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Food producers to act on US downgrade

Manufacturers may get 'third party' to do labour checks; will seek US advice

Food manufacturers are preparing to work with American importers and a third party like the International Labour Organisation (ILO) to facilitate an audit or traceable inspections of food plants to make the point that Thais treat their workers well.

In response to the US downgrade of Thailand as among the world's worst at countering human trafficking, the Thai Frozen Foods Association will this week fly to the US for a meeting with importers and super stores to convince them to continue importing Thai products.

Poj Aramwattananont, president of the association, said that food manufacturers are highly alert to the US report on labour. The association, as a representative of the Thai seafood manufacturers and fishery industries, will soon meet with the National Fisheries Institutes (NFI) of the US to try to ensure that they will continue to have high confidence in importing food from Thailand.

"The US Trafficking in Persons Report [TIP] has created a bad reputation for Thai food industries," Poj said. "So, the association and involved organisations need to urgently solve the problem. Exports are not yet impacted as Thai enterprises have always worked on labour protection and addressed the concerns of our trading partners."

He said he and the association's members would spend a week in the US for a meeting with the NFI and importers such as Walmart and other modern traders so that they continue to buy Thai food products.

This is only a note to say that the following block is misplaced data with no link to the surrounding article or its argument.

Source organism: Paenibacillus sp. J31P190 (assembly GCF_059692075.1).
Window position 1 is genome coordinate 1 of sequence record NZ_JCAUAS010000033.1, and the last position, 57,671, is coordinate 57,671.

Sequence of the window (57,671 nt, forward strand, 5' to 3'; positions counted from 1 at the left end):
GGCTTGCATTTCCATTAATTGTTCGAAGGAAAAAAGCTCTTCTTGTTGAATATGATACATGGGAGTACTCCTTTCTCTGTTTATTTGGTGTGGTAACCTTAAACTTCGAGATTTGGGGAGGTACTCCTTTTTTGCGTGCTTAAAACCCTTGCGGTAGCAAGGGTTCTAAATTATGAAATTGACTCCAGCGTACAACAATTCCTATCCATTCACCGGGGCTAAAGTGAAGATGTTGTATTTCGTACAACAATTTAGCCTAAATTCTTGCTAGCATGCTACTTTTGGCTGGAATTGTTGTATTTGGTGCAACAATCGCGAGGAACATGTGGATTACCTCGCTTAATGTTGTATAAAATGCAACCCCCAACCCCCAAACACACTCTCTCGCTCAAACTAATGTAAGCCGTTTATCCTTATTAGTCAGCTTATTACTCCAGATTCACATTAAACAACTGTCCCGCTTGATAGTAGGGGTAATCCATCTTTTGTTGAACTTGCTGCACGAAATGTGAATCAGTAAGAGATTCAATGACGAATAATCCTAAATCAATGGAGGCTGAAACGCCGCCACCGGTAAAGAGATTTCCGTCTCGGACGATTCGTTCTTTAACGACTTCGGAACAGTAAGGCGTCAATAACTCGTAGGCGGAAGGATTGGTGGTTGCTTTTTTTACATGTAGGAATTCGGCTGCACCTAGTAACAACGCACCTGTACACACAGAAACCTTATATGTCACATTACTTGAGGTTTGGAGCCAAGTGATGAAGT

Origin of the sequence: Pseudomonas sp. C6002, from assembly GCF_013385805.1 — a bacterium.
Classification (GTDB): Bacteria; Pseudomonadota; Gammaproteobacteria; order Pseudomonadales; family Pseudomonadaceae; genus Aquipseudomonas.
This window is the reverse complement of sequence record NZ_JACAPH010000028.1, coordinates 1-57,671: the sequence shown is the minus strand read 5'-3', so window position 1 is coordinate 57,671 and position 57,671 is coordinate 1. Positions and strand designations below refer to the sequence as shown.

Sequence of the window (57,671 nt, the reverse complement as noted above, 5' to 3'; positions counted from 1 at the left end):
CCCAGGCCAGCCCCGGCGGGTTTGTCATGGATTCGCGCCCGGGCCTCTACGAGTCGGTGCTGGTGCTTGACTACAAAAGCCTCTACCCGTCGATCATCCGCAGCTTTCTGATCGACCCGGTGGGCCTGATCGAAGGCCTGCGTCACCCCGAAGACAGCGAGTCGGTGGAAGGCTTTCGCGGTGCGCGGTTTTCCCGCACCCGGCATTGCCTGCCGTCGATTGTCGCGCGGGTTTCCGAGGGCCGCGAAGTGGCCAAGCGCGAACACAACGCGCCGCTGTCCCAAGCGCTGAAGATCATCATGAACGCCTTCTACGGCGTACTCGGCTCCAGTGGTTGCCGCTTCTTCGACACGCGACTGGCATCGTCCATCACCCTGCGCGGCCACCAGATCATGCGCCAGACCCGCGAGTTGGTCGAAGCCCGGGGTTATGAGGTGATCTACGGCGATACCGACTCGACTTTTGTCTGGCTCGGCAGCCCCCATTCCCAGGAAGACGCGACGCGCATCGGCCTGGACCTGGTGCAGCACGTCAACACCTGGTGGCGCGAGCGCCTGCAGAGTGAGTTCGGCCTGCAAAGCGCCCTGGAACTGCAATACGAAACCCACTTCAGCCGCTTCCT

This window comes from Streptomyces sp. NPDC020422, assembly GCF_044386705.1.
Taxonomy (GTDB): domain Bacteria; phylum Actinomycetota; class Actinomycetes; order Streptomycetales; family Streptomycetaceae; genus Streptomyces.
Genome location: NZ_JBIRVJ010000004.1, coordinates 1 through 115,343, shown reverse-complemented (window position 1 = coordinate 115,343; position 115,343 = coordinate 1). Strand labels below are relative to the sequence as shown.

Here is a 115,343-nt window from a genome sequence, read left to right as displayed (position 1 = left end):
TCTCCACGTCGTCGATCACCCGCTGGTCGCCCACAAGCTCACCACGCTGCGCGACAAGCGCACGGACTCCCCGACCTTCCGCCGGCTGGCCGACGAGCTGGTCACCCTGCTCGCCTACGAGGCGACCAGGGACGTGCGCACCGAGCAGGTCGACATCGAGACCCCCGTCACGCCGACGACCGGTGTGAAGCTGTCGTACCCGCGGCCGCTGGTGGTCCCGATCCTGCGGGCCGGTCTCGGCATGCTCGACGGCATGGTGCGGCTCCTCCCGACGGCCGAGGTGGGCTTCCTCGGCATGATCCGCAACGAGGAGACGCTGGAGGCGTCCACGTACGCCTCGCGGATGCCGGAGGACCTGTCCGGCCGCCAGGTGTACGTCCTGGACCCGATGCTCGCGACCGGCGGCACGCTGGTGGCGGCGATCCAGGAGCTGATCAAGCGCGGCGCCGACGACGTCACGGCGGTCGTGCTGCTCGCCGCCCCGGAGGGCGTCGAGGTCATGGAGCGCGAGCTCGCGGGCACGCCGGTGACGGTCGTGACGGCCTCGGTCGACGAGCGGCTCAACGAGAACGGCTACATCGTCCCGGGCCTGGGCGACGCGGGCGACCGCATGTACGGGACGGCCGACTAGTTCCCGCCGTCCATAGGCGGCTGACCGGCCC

Teams will head to the US

Poj also explained that normally Thai exporters and importers agree on a system that is "traceable". Importers have sent teams to inspect Thai plants regularly. However, in this difficult period, he felt a third party was needed to reaffirm confidence in Thai plants and the fisheries industry - from upstream to downstream production.

According to the association, the US is one of Thailand's major seafood and frozen foods importers, particularly Thai shrimp and tuna.

Shrimp exports to the US account for about 38 per cent of total export value while tuna exports to the US account for 20 per cent.

Besides private enterprises who have moved on the labour issue, the Commerce Ministry has instructed the Thai Trade Representative in Washington DC to increase understanding among American importers and government agencies in a bid to prevent any impact on Thai trade with the US.

Srirat Rastapana, permanent secretary at the ministry, said that the American NFI has insisted on continuing trade with Thailand.

The NFI has a good understanding of the Thai shrimp industry. It has said that there are labour problems in only some parts of the shrimp industry, which the Thai government needs to solve. The NFI also insisted that it would not do business or import products from plants that have low labour protection and safety standards.

To prevent any impact on Thai trading, the ministry and other involved ministries will soon send a team to the US for a meeting with government agencies, private enterprises, and directly with American consumers in various states of the US to send a clear message on Thai labour protection measures.

Asked whether there were concerns about losing the Generalised System of Preference, Srirat said the human-trafficking report would not affect the Thai GSP because under the Trafficking Victims Protection Act 2000, the US administration could not withdraw trade privileges or benefits related to trading issues of trading partner countries.

In the near future, the ministry will also meet with involved private enterprises to outline long-term plans for increasing efficiency on labour protection.


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